academia agriculture art books cities commons strategies conferences copyright law digital commons economics education enclosure enclosures environment finance food free culture free software Germany government Great Britain history India international Internet land law localism market culture nature ontology open source software peer production politics videos water
In Berlin, Exploring What Is Commonable
Wed, 12/05/2012 - 07:06
On Tuesday evening, I gave a talk at the American Academy in Berlin, where I have been a residential fellow for the past five weeks. I focused on the commons as “a new/old paradigm of governance,” making a survey of the topic in ways familiar to readers of this blog. (Here is a video of the talk along with the text.) It was fun to mix it up with a very diverse crowd that included academics, journalists, students, a Google Germany executive, a Wikipedia leader, a German patent law official, among many others.
Among the many interesting comments made by the audience, Katrin Faensen of The Virus, coined a word that I am going to start using a lot: “commonable.” Faensen asked how she personally could become “more commonable” in the sense of connected to and participating in a commons. I replied that she should start with whatever she is passionate about, and find a suitable commons project there.
I like “commonable” as a term because I think there will be a growing use for it in the future. Tommaso Fattori of Italy has proposed new sorts of “commons/public” partnerships, for example, which could lead one to ask the question, “Is that public service or asset ‘commonable’?” Many of us would like to see the earth’s atmosphere treated as a commons, which could lead to the statement, "We need to make the atmosphere commonable.” My pleasure in the word was reinforced when another fellow here at the Academy, a renowned literary translator, agreed that the word has a promising future.
A word about the American Academy in Berlin. This small, independent center in the Berlin suburb of Wannsee is dedicated to “advanced study in the humanities, public policy, social sciences and arts.” Its central aim is to foster German/American cultural exchange via its Berlin Prize Fellowships. I am pleased to say that I was selected for the Bosch Berlin Prize in Policy for fall 2012. This has given me the gift of six weeks to read, study, think, meet with people, give talks and enjoy great food and stimulating company. As a non-academic with no hope for a sabbatical, this has been a rare treat and a real joy.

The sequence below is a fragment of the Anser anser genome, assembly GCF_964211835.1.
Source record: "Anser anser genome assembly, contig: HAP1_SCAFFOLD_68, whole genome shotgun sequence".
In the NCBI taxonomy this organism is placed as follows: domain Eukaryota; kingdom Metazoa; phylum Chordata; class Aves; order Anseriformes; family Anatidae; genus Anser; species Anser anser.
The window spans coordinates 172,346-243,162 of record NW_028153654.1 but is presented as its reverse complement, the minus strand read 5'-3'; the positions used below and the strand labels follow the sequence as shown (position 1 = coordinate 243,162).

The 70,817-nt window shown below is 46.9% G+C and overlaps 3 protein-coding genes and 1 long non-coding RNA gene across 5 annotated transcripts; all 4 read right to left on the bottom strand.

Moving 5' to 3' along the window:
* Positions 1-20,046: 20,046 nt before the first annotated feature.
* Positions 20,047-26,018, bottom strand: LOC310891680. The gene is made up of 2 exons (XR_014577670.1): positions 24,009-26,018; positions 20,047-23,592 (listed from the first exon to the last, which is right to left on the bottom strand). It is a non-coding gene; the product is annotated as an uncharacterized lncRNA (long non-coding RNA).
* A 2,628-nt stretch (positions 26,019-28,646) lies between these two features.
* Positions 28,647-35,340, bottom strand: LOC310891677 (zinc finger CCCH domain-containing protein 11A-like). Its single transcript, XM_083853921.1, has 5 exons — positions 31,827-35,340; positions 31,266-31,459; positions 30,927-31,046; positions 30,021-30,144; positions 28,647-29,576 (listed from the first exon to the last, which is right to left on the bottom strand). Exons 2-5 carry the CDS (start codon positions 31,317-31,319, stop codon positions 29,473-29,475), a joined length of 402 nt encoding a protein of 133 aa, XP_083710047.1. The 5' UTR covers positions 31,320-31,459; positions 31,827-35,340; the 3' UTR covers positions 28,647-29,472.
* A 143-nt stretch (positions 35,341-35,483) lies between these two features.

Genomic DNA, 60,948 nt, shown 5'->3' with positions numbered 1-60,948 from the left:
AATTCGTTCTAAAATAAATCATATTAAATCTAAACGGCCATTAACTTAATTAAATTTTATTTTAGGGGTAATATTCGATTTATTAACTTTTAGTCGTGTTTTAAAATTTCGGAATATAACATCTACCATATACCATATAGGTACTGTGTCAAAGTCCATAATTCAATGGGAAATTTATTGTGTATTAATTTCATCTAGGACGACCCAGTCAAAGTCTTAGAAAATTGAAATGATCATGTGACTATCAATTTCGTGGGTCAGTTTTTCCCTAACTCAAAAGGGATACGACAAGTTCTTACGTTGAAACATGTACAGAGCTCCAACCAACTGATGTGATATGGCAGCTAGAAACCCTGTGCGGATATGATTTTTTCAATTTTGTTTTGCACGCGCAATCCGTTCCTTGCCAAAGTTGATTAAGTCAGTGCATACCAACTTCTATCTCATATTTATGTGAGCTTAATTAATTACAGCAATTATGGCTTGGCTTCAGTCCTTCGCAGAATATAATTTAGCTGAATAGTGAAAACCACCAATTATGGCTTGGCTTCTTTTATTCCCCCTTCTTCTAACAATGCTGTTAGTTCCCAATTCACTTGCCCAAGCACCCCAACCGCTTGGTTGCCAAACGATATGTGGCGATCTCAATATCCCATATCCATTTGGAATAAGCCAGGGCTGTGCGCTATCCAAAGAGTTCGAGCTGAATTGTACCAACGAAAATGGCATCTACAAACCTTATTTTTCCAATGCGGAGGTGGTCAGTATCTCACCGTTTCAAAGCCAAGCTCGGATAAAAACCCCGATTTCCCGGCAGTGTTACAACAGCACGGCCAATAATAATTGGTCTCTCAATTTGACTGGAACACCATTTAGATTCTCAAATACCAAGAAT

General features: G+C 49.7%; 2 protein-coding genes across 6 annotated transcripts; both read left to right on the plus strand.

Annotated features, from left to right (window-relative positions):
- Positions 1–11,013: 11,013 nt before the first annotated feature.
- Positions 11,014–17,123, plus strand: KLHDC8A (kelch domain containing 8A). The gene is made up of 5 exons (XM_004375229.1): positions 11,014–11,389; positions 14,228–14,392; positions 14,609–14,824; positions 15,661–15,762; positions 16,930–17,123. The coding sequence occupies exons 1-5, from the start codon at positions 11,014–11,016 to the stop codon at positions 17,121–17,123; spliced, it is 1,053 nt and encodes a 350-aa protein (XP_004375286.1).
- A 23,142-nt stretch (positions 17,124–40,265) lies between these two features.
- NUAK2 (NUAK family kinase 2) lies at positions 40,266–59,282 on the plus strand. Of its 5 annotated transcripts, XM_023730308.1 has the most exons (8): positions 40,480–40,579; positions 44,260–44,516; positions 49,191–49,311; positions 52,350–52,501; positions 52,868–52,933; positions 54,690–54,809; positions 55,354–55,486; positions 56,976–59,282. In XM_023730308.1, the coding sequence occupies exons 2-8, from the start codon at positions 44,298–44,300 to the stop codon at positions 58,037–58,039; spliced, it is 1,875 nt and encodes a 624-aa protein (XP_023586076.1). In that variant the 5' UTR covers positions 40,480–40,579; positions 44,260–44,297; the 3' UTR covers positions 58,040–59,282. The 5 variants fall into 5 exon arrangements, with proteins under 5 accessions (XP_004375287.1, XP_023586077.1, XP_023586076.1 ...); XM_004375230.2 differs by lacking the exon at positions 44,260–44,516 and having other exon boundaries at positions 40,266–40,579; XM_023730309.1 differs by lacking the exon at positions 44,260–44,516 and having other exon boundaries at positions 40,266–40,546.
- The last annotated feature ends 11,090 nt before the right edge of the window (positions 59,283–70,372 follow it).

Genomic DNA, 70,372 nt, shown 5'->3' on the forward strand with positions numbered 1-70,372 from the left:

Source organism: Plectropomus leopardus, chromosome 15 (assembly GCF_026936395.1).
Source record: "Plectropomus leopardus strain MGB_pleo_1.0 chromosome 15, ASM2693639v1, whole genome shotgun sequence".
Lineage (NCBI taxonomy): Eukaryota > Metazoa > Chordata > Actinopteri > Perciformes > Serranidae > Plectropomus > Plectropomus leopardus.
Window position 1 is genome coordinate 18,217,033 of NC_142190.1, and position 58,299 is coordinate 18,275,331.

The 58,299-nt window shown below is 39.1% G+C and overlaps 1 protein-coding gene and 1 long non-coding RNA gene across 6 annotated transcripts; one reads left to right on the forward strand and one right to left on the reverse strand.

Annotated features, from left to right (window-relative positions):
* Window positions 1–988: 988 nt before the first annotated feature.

I’ve spent much of the past five weeks in Berlin meeting with a wide range of activists, thinkers and project leaders who care about the commons. The Heinrich Böll Foundation is one of the leading hubs of such activity, much of it led by Heike Löschmann, the head of international politics there. I’ve also met with some folks associated with the German Pirate Party; with German free software and free culture advocates; with Jonathan Gordon-Farleigh, the editor of Stir magazine in the UK; Green Party officials in England; with artist-commoners in Istanbul; and a workshop of 20 Europeans dedicated to the economics of the commons. I am happy to report that interest in the commons continues to grow, as reflected in the diverse voices that I've heard. I'm grateful to the American Academy for giving me the change to expand the boundaries of my knowledge of and personal connections to commoning in Europe.
Just when I think that Europe is ahead of the US in developing new commons, I learn about the innovation in my very own home state of Massachusetts. A few days ago I learned about the Center for the Theater Commons at Emerson College. The theater as commons? Who knew? The obvious lesson is that one never knows what might be commonable.